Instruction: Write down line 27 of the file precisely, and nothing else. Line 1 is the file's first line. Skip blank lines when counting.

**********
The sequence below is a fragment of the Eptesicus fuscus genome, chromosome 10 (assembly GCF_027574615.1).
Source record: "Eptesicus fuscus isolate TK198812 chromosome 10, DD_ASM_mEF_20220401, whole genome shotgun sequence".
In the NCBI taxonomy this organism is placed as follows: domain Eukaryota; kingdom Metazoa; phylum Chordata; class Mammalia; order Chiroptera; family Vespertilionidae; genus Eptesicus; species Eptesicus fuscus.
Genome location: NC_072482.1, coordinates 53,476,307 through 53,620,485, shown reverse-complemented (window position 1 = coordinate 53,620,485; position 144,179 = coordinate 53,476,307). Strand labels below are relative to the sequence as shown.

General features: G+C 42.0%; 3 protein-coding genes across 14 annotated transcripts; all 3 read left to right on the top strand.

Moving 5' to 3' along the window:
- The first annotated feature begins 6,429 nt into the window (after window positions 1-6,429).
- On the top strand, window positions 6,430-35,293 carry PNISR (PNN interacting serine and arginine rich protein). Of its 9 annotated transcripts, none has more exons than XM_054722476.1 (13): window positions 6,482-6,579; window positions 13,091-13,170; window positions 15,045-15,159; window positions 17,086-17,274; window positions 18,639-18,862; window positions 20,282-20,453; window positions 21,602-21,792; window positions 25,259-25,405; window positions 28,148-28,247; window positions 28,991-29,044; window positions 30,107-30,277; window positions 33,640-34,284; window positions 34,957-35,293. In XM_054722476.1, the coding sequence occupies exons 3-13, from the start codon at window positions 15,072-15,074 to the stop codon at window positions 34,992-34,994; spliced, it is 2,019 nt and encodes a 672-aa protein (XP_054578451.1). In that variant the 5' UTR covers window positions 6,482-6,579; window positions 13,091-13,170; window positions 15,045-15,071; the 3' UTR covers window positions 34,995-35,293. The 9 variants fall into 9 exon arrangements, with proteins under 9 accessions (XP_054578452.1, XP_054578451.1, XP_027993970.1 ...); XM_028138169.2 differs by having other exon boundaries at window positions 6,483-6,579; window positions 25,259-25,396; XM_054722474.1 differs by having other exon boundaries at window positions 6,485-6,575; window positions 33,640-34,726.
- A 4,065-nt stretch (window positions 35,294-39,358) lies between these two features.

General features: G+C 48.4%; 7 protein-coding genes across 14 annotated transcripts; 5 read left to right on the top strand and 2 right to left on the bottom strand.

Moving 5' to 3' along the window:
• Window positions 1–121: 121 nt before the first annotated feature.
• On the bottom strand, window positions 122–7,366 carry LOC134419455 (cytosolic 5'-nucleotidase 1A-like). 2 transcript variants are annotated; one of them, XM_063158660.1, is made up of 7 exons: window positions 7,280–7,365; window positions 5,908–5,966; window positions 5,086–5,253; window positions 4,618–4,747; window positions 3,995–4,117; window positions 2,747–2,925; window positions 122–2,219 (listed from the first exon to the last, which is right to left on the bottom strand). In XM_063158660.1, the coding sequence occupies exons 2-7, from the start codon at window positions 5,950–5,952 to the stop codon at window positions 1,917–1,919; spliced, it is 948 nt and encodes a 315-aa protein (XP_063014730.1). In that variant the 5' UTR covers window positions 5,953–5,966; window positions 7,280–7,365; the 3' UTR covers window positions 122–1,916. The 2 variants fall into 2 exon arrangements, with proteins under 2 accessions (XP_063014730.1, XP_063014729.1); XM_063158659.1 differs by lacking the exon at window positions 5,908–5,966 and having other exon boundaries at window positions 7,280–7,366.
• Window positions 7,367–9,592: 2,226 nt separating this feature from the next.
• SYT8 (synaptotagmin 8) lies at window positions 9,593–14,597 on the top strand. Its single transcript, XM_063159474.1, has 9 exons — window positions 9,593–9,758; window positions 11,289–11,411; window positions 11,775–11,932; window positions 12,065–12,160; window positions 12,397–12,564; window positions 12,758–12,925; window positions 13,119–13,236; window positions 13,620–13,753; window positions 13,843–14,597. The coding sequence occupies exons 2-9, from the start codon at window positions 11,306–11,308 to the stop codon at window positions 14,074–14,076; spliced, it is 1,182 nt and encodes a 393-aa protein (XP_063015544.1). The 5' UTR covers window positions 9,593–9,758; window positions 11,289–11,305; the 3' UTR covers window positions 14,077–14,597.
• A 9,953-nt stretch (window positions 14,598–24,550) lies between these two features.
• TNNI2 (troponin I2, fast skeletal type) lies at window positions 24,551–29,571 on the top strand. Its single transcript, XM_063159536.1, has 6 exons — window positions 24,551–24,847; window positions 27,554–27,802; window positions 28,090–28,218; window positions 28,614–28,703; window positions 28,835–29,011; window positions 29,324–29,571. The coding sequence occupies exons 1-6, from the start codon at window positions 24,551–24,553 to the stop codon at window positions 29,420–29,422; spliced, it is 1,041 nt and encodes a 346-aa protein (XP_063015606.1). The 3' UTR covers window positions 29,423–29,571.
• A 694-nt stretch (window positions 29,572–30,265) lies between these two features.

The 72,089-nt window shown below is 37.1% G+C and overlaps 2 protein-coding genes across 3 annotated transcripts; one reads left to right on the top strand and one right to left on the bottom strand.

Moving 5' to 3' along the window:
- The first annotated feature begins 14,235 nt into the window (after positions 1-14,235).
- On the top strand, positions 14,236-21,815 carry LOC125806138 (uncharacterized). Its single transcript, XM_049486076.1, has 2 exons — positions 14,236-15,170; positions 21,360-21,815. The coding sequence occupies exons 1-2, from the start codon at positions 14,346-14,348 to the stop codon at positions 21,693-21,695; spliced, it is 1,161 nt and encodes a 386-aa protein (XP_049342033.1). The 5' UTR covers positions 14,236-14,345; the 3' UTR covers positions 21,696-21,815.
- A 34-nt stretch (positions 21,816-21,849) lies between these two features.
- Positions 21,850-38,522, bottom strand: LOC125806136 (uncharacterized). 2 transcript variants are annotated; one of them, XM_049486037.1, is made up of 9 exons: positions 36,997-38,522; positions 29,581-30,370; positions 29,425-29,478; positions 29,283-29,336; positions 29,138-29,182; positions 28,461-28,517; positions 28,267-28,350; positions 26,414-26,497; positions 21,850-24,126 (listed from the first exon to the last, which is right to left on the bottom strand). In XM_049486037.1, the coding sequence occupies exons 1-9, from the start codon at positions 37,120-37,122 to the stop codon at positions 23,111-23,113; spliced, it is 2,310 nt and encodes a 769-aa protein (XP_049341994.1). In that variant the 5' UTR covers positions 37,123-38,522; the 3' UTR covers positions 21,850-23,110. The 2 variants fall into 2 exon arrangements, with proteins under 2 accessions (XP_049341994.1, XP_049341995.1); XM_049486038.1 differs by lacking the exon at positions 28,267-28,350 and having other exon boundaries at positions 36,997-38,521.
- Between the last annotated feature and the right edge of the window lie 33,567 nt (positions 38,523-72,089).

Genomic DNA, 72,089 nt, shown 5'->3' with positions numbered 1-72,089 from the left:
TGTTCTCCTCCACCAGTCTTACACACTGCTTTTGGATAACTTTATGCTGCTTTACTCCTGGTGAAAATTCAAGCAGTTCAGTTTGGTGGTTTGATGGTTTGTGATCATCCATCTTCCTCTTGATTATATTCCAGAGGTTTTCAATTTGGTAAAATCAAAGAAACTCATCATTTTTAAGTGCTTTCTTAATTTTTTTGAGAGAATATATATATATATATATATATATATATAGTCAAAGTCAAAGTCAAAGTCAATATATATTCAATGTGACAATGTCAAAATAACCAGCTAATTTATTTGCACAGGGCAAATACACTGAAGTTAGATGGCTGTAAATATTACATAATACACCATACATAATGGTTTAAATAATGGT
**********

TGTTCTCCTCCACCAGTCTTACACACTGCTTTTGGATAACTTTATGCTGCTTTACTCCTGGTGAAAATTCAAGCAGTTCAGTTTGGTGGTTTGATGGTTTGTGATCATCCATCTTCCTCTTGATTATATTCCAGAGGTTTTCAATTTGGTAAAATCAAAGAAACTCATCATTTTTAAGTGCTTTCTTAATTTTTTTGAGAGAATATATATATATATATATATATATATATAGTCAAAGTCAAAGTCAAAGTCAATATATATTCAATGTGACAATGTCAAAATAACCAGCTAATTTATTTGCACAGGGCAAATACACTGAAGTTAGATGGCTGTAAATATTACATAATACACCATACATAATGGTTTAAATAATGGT